5. Am I right in thinking that the central error of this report, and other similar reports, really has little to do with the fact that the US government is sovereign in its own currency? The error is in thinking that any country, whether sovereign in its currency or not, has an inherent inter-temporal budget constraint. This is true even of a country that finances all of its expenditures from taxes and debt. So, long as a country continues to grow, its total level of public debt can grow along with the economy. It can roll that debt over indefinitely without increasing the per capita burden on future generations.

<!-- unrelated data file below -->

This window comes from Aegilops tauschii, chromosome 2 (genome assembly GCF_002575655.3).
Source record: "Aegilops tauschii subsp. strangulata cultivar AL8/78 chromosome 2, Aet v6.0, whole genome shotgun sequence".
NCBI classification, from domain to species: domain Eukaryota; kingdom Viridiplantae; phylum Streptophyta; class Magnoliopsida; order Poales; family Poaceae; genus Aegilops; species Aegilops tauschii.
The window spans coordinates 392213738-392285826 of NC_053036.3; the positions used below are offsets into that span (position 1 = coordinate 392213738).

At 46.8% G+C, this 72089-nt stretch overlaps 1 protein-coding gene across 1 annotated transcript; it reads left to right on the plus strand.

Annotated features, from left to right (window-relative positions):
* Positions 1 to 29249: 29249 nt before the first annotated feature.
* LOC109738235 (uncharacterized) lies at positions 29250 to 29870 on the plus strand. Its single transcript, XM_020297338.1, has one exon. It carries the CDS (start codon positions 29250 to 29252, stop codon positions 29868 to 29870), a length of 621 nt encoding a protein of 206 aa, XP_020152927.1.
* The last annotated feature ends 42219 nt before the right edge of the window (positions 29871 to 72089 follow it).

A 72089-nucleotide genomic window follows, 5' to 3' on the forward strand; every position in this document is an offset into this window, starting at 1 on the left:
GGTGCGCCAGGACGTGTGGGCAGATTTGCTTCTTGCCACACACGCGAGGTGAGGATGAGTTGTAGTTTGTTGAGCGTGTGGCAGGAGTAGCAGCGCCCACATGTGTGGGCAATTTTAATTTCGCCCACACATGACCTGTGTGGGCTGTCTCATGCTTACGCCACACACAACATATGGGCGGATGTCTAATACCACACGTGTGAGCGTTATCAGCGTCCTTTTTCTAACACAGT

6. Jan “Because if there is demand for that good they could be already producing it without the need for deficits…”

      -I think the idea is that lack of demand is not due to no one wanting the goods or services but rather due to those that want them not being able to afford them. Creating money will not of its self reduce unemployment. Money has to get to those people for whom lack of money is preventing them from buying the goods and services they want. I think the “jobless recovery” phenomenon has come about because of the idea that tax cuts for the super rich (who already buy all goods and services they want) would somehow lead to something other than asset price inflation and commodity hoarding.

    7. Dan K @ 22:22: